Our deeds still travel with us from afar; and what we have been makes us what we are.
George Eliot, Middlemarch
We have arrived, in my opinion, upon the moment in the course of human history which marks the nadir of the journalistic profession. I cannot conceive of a situation in which the occupation could become more debased, more wretched than it has become already, and what we refer to as the ‘mainstream media’ no longer makes any effort to tell the truth, to substantiate what it purports to be true with hard evidence or even any evidence, or to disguise its service in the cut and thrust of political bias and character assassination.
Shaun Walker, The Guardian‘s corpulent correspondent in Russia, and his sidekick Roland Oliphant claimed to have seen with their own eyes a convoy of regular Russian Army vehicles and soldiers crossing the border from Russia into Ukraine…but neither of them got a photo or a video clip despite their both supposedly being journalists by profession, who understand the maxim, “A picture is worth a thousand words”. But his dinky little cell-phone camera is ever ready to do yeoman service in the pursuit of mocking Russian food on Aeroflot flights, and he has lots of time to arse about on his Facebook group dedicated to what he feels is a Russian obsession with dill. All of his complaining is backed up, it goes nearly without saying, with photographs. Yet he didn’t get a picture of the stealth-invading Russian battalions even though he knew the subject was hotly debated, and proof would have made his name a household word. Well, he is a household word, although it’s not “Shaun Walker”. But you know what I mean.
It is at this moment that Russia and its president must address the legacy of 1917—the throngs in the streets waving red banners, dragging the emperor from his throne and pumping slugs into him and his kids. “The upcoming centennial of the 1917 revolution that toppled the czar and paved the way for Bolshevik rule promises to put the Kremlin in a tight spot,” predicts the (still-) independent Moscow Times. “At the same time, the Kremlin is unwilling to unequivocally condemn the events the revolution set in motion or its Soviet past.”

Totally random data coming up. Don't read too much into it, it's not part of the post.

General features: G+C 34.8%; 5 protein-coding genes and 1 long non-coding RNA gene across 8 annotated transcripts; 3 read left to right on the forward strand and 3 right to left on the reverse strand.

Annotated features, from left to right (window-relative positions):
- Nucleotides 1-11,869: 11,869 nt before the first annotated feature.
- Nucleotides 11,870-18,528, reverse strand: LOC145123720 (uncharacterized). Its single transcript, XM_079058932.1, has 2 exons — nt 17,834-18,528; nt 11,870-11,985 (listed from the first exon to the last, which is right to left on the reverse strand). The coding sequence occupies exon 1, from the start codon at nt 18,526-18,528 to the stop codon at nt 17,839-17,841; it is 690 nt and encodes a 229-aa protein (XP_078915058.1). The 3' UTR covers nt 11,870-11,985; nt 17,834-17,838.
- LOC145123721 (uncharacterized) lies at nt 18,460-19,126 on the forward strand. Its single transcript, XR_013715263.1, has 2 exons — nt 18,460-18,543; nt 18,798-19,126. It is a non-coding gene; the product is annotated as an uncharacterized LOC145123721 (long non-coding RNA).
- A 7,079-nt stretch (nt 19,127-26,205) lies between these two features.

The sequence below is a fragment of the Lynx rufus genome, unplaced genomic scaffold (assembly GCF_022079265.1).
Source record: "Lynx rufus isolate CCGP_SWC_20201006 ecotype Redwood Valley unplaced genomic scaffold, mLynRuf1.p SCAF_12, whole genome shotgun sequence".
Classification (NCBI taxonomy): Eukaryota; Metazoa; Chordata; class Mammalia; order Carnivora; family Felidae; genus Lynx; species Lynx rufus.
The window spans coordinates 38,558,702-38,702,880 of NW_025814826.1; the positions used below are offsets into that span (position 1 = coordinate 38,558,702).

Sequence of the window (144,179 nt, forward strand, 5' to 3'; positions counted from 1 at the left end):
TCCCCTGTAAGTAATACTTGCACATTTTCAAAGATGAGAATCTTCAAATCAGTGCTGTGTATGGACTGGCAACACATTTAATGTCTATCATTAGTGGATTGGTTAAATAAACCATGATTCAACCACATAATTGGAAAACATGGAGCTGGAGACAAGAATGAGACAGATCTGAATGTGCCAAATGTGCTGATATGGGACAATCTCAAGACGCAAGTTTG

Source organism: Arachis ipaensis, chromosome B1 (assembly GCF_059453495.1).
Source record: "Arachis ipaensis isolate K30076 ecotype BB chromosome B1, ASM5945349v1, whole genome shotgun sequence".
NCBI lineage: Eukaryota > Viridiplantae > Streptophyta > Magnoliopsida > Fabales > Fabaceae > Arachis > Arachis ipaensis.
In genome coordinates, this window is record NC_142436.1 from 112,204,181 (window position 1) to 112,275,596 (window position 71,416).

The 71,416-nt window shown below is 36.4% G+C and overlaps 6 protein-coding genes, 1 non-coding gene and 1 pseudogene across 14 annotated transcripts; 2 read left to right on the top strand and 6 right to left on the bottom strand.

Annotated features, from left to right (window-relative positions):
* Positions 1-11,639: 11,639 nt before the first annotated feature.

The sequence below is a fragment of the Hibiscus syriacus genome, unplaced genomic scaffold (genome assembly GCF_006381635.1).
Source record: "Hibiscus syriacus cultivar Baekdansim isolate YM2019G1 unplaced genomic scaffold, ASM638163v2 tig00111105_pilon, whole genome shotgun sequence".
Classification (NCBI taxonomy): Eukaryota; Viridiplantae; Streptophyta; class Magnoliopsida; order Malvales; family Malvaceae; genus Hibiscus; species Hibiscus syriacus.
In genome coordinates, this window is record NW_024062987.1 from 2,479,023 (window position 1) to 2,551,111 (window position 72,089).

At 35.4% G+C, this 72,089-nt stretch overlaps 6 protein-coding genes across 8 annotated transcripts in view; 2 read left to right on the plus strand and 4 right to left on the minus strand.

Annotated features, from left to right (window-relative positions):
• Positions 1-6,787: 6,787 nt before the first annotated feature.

and selectively quoting Putin without context or background,
And it is Yeltsin whose deconstruction of the USSR itself is what Olga from the Volga is thankful her red-eyed grandmother did not live to see. (Putin has called it “the greatest geopolitical catastrophe of the 20th century.”)
so as to imply yet one more time that Putin seeks to recreate the Soviet Union, the author persists with the simpleminded meme that Putin rigged the American presidential election to prevent Hillary Clinton from winning.
He and his fellow western journalists are aided in this bizarre allegation by the USA’s intelligence agencies, who claim to have evidence that points to Russian interference. They can’t show anyone, of course – everything the CIA deals with has important national security implications, and if they told the world how Putin hacked American elections, well….well, he might do it again. Or something. Continue reading